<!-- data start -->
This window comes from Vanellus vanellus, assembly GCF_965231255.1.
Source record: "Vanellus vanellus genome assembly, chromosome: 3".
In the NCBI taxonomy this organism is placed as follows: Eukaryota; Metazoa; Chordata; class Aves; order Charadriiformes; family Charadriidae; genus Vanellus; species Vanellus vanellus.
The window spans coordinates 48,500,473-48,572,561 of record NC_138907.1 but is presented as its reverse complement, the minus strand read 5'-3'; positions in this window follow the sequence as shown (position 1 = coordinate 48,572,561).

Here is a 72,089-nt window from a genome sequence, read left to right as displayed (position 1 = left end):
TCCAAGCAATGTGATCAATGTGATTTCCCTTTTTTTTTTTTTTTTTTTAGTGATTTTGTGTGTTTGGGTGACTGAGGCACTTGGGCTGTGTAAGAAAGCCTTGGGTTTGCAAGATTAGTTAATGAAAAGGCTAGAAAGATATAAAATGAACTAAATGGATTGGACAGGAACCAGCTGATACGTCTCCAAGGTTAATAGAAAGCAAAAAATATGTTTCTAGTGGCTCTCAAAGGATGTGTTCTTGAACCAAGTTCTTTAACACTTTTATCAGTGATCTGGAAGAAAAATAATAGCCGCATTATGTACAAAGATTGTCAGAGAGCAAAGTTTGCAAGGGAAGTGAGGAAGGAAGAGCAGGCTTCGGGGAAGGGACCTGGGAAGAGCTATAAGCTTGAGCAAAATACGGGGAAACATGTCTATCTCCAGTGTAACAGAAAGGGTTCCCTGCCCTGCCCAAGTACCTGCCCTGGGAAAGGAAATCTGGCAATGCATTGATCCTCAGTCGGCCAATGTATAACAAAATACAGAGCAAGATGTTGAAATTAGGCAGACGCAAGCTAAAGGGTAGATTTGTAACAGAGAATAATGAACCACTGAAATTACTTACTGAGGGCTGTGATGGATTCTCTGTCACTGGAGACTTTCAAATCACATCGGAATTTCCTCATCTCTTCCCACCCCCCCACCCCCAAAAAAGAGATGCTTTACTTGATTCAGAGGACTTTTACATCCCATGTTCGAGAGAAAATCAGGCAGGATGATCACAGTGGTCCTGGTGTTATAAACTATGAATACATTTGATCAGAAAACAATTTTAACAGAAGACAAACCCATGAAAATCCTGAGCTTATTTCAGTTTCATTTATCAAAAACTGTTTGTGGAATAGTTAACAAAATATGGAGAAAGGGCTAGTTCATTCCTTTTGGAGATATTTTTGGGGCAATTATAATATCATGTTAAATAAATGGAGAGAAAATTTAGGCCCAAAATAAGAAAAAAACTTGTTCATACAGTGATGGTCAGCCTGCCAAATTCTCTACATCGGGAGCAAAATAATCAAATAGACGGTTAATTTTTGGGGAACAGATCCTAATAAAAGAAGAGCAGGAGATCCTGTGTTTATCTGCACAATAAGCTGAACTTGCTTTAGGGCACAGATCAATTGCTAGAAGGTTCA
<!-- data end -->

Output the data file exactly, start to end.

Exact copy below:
This window comes from Vanellus vanellus, assembly GCF_965231255.1.
Source record: "Vanellus vanellus genome assembly, chromosome: 3".
In the NCBI taxonomy this organism is placed as follows: Eukaryota; Metazoa; Chordata; class Aves; order Charadriiformes; family Charadriidae; genus Vanellus; species Vanellus vanellus.
The window spans coordinates 48,500,473-48,572,561 of record NC_138907.1 but is presented as its reverse complement, the minus strand read 5'-3'; positions in this window follow the sequence as shown (position 1 = coordinate 48,572,561).

Here is a 72,089-nt window from a genome sequence, read left to right as displayed (position 1 = left end):
TCCAAGCAATGTGATCAATGTGATTTCCCTTTTTTTTTTTTTTTTTTTAGTGATTTTGTGTGTTTGGGTGACTGAGGCACTTGGGCTGTGTAAGAAAGCCTTGGGTTTGCAAGATTAGTTAATGAAAAGGCTAGAAAGATATAAAATGAACTAAATGGATTGGACAGGAACCAGCTGATACGTCTCCAAGGTTAATAGAAAGCAAAAAATATGTTTCTAGTGGCTCTCAAAGGATGTGTTCTTGAACCAAGTTCTTTAACACTTTTATCAGTGATCTGGAAGAAAAATAATAGCCGCATTATGTACAAAGATTGTCAGAGAGCAAAGTTTGCAAGGGAAGTGAGGAAGGAAGAGCAGGCTTCGGGGAAGGGACCTGGGAAGAGCTATAAGCTTGAGCAAAATACGGGGAAACATGTCTATCTCCAGTGTAACAGAAAGGGTTCCCTGCCCTGCCCAAGTACCTGCCCTGGGAAAGGAAATCTGGCAATGCATTGATCCTCAGTCGGCCAATGTATAACAAAATACAGAGCAAGATGTTGAAATTAGGCAGACGCAAGCTAAAGGGTAGATTTGTAACAGAGAATAATGAACCACTGAAATTACTTACTGAGGGCTGTGATGGATTCTCTGTCACTGGAGACTTTCAAATCACATCGGAATTTCCTCATCTCTTCCCACCCCCCCACCCCCAAAAAAGAGATGCTTTACTTGATTCAGAGGACTTTTACATCCCATGTTCGAGAGAAAATCAGGCAGGATGATCACAGTGGTCCTGGTGTTATAAACTATGAATACATTTGATCAGAAAACAATTTTAACAGAAGACAAACCCATGAAAATCCTGAGCTTATTTCAGTTTCATTTATCAAAAACTGTTTGTGGAATAGTTAACAAAATATGGAGAAAGGGCTAGTTCATTCCTTTTGGAGATATTTTTGGGGCAATTATAATATCATGTTAAATAAATGGAGAGAAAATTTAGGCCCAAAATAAGAAAAAAACTTGTTCATACAGTGATGGTCAGCCTGCCAAATTCTCTACATCGGGAGCAAAATAATCAAATAGACGGTTAATTTTTGGGGAACAGATCCTAATAAAAGAAGAGCAGGAGATCCTGTGTTTATCTGCACAATAAGCTGAACTTGCTTTAGGGCACAGATCAATTGCTAGAAGGTTCA